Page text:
Much about Fassbinder's work remains remarkable — his extraordinary productivity, the great number of masterpieces, the ingenuity — but what consistently amazes me is the force and immediacy of his best work. I have no way to tell whether his films feel as radical now as they did when they first appeared, but they very much feel radical now. They unsettle common-sensical aesthetics and assumptions (those ideas of what a movie should be and do, how actors should act, how sounds should sound, how images should be made), but more than that they utterly scoff at conservative values and liberal pieties both. Thomas Elsaesser writes well about this in Fassbinder's Germany: "Fassbinder's 'strong' female characters (Maria Braun, Willie in Lili Marleen, Lola, Veronika Voss) refuse victim thinking, not least because it presumes to create empathy at the price of exonerating them from a responsibility which no solidarity among victims can efface. But the status of victim also locks the subject into binary reciprocity, which ... Fassbinder's cinema constantly tries to break open, radicalize or displace. As a consequence, it may be possible to see the utopian dimension in Fassbinder's films about Germany not primarily, as [Kaja] Silverman argues for Berlin Alexanderplatz, in the ideal of masochistic ecstasy, but in the insistence — here true to the tradition of the anarcho-libertarian credo Fassbinder always professed — that the couple as a love relationship can only exist when it recognizes its place in other circuits of exchange."

There is nothing safe when entering Fassbinder's oeuvre, nothing easy, nothing predictable. That, for me, is what makes it a worthwhile, necessary adventure. It's particularly valuable now; no filmmaker I know of so effectively dissects the ways that personal power and political power intersect, synergize, exploit, and oppress. That's an analysis the contemporary world needs more than it ever has. Fassbinder's work adds dramatic and aesthetic force to such an analysis, and in its structure puts us as the audience in the position of having to both think and feel our way through the problems he highlights. It's no surprise that Brecht was a significant influence on Fassbinder when he was young; his genius was to fuse Brecht with melodrama, the French New Wave, queer culture, and other influences, creating films that live long beyond their immediate moment.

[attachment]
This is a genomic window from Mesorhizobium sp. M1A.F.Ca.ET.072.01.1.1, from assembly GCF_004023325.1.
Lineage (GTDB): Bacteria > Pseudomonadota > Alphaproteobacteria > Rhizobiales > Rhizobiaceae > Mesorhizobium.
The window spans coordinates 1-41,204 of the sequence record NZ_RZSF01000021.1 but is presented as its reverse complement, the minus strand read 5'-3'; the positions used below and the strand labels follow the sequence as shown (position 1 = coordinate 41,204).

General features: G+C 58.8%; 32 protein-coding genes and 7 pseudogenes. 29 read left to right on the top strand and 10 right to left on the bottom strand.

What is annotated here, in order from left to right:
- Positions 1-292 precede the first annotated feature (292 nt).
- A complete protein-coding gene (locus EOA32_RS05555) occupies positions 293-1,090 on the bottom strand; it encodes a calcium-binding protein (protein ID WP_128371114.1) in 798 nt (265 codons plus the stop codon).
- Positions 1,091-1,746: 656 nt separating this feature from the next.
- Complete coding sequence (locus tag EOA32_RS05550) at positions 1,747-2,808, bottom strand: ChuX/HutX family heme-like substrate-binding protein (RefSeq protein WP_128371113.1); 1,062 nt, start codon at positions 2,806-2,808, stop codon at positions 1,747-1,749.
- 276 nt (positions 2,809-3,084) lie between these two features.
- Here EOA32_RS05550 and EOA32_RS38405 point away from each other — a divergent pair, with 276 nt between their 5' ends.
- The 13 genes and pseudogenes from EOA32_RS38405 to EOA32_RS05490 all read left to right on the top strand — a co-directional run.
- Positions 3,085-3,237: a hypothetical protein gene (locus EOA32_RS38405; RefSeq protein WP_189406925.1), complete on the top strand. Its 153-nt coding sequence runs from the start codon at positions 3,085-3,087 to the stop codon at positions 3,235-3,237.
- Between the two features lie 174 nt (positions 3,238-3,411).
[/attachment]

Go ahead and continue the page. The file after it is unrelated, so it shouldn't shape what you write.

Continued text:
Most of the movies I discussed in my post on where to begin with Fassbinder are available at Filmstruck. Though I wrote that five years ago, and have spent much more time with the films since, as well as seen various folks encounter them for the first time, I think the basic recommendations are still solid. Fear Eats the Soul, The Marriage of Maria Braun, and The Merchant of Four Seasons remain excellent starting places.

01 June 2017

Notes on Theory of the Novel by Guido Mazzoni


I've spent the last couple of weeks reading — almost devouring — Guido Mazzoni's Theory of the Novel, recently translated by Zakiya Hanafi from the Italian (a very clear translation of a complex text; not reading Italian, I can't vouch for its accuracy, but it's one of the most readable works of academic theory I've ever encountered). I'm still working through where I agree and disagree with Mazzoni, but however my thinking evolves regarding his ideas, the book is unquestionably impressive and thought-provoking, and particularly valuable in how it develops and clarifies some of the classic concepts in the field from Bakhtin, Lukács, Erich Auerbach, and Ian Watt (among others). The only other recent book I've read that seems almost as clear and logical on similar topics is The Rhetoric of Fictionality by Richard Walsh, a less ambitious, less fulfilling, and less elegant book than Mazzoni's, but useful in filling in around some of Mazzoni's edges, since Mazzoni, like most writers and theorists, occasionally does a bit of hand waving to get around the paradoxes created by the concepts of fiction/nonfiction.

For a good basic overview of Mazzoni's main ideas, see Alberto Comparini's review for the LA Review of Books and M.A. Orthoffer's review for The Complete Review. Here, I want to simply make some notes on things that stuck out for me on a first reading, and to offer a few quotations from the text. (I'll put page number citations in not from a desire to be all fancy-pants academic, but because it's tough to excerpt Mazzoni's ideas without doing some violence to them, and interested readers really should read the quotations in context.)

image by Lin Kristensen